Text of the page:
By 2020, baseball’s Athletics will be the last professional franchise standing in Oakland.
And the A’s wasted no time noting that fact in the minutes after the Raiders’ move to Las Vegas was finalized.
It so happened the club had a rally planned to mark one week until Opening Day, but the proceedings took on a different feel in the wake of the Oakland Raiders receiving their ticket to ride out of town.
Incoming club president Dave Kaval joined Mayor Libby Schaaf, A’s mascot Stomper and other dignitaries on the roof of Oakland City Hall, raising an A’s flag above the city and tweeting it all with the hashtag #RootedinOakland, a reminder the club has zeroed in on the city as a permanent site for a new stadium.
That process probably got much simpler with the Raiders’ move.
The pair have shared the Oakland Coliseum – with its various corporate-branded pseudonyms – since the Raiders returned from Los Angeles in 1995 . It has been an uneasy marriage – the Raider return required the construction of “Mt. Davis,” a massive wall of seats to ensure the Coliseum met NFL attendance requirements.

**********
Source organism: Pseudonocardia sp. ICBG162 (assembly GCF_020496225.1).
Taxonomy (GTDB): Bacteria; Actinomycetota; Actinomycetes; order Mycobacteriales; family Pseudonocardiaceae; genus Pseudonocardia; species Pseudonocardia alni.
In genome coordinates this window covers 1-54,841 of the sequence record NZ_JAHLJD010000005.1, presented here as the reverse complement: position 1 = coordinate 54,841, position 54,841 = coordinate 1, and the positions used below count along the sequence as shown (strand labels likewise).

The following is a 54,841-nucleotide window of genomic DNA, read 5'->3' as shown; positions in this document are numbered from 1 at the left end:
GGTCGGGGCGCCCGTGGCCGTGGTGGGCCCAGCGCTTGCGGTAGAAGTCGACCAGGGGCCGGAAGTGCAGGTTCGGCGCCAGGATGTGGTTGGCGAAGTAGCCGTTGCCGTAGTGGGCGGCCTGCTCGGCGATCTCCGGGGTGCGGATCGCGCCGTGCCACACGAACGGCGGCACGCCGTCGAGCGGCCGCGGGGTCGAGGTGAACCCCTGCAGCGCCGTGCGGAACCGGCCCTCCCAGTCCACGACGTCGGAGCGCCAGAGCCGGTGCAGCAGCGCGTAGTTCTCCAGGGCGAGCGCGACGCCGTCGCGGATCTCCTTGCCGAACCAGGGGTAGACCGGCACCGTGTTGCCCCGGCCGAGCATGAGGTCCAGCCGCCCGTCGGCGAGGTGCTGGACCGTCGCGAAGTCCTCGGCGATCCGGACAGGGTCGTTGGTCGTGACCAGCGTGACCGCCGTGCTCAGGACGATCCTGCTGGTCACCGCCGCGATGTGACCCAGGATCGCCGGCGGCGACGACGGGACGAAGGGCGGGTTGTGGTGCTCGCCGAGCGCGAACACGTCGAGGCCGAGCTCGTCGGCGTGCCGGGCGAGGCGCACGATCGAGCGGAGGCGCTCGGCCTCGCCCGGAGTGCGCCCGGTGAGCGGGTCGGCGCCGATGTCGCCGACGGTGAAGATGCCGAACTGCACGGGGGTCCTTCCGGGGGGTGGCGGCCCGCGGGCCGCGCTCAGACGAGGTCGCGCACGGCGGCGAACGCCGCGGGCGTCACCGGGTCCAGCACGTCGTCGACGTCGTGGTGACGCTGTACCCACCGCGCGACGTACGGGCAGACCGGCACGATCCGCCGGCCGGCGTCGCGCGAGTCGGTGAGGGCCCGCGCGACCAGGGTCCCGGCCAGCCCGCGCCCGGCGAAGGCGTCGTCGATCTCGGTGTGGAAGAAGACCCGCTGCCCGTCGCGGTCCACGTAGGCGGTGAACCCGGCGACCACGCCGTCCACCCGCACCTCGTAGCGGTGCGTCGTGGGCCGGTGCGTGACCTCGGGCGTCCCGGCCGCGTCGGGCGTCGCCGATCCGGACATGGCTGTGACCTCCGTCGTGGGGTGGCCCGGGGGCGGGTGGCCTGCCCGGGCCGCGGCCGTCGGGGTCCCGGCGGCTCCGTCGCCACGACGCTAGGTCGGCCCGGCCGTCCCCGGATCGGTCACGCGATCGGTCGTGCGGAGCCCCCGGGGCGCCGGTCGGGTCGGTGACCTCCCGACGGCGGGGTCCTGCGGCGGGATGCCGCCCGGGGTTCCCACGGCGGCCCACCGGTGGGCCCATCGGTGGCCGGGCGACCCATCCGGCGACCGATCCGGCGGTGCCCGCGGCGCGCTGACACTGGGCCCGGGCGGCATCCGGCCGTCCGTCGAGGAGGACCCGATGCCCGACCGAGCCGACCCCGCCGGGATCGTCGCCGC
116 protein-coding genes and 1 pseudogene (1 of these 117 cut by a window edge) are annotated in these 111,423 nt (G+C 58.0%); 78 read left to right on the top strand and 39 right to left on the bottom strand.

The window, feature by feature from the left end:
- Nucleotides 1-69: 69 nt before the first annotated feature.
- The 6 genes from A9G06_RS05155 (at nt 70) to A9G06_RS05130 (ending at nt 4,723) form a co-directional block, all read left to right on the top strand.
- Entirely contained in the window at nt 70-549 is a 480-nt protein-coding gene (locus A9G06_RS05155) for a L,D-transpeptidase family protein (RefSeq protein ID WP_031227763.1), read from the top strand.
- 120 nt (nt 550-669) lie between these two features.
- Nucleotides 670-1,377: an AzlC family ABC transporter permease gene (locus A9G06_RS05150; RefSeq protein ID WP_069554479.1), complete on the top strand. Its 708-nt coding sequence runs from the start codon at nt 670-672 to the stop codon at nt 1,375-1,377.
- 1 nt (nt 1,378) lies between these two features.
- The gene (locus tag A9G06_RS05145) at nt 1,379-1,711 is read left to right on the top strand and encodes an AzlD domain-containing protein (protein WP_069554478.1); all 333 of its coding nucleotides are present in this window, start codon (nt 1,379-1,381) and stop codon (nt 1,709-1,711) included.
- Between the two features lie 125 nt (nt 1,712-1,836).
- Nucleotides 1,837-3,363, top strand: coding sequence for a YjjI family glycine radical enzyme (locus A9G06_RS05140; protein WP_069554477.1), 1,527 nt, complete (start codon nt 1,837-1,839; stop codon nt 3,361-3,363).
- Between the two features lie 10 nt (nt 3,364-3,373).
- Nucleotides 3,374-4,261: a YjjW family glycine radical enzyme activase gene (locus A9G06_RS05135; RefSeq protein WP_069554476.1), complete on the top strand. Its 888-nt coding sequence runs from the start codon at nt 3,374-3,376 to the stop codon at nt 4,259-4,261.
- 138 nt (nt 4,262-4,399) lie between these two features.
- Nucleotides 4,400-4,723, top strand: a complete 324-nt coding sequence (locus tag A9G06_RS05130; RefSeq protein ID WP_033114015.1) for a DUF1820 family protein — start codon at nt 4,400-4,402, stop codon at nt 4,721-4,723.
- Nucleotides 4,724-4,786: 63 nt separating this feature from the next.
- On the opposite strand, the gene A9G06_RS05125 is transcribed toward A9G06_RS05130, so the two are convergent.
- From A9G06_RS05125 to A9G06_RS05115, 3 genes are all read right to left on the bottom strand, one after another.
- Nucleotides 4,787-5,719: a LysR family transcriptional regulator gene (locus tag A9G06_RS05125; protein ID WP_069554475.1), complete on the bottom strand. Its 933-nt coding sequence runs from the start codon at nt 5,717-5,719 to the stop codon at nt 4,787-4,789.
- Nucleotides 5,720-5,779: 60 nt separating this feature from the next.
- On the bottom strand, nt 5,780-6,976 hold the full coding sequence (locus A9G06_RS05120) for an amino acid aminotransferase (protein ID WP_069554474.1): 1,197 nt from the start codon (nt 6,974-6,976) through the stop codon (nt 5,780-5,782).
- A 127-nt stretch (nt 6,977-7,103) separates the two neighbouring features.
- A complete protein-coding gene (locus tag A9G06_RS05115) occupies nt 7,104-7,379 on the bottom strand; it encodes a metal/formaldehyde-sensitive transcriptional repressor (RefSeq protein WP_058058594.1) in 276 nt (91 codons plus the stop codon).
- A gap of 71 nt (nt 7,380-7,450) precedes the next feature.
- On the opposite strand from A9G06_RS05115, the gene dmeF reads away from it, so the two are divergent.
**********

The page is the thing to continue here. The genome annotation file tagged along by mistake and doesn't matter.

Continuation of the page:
But it also effectively ruined the Coliseum as a baseball park and saddled the city and county with crippling debt. In fact, as of late 2016, both entities owed $95 million to pay off debt related to expanding the Coliseum for the Raiders. That debt has significantly hampered the city’s ability and motivation to cut new stadium deals for either the A’s or Raiders.
Now, however, the A’s will be the only tenant at the Coliseum – and the lone team in the city once the Golden State Warriors move across the Bay to the $1 billion Chase Center; the Warriors are scheduled to open play in San Francisco for the 2019-20 NBA season.
Little wonder, then, that the A’s and Oakland found themselves in a warm embrace on Monday afternoon. Kaval represents the club’s new leadership, as he was appointed team president in November, when the club forced out previous owner Lew Wolff.
It was Wolff who ultimately felt a move to San Jose was the lone viable option for the A’s, but a territorial fight with San Francisco’s Giants were among the many reasons that did not come off. Kaval and his cabal, then, can throw around #RootedInOakland with some shred of credibility.
And now, he and the A’s have the town all to themselves – to rebuild at the Coliseum or three other sites he laid out in a February meeting with the team.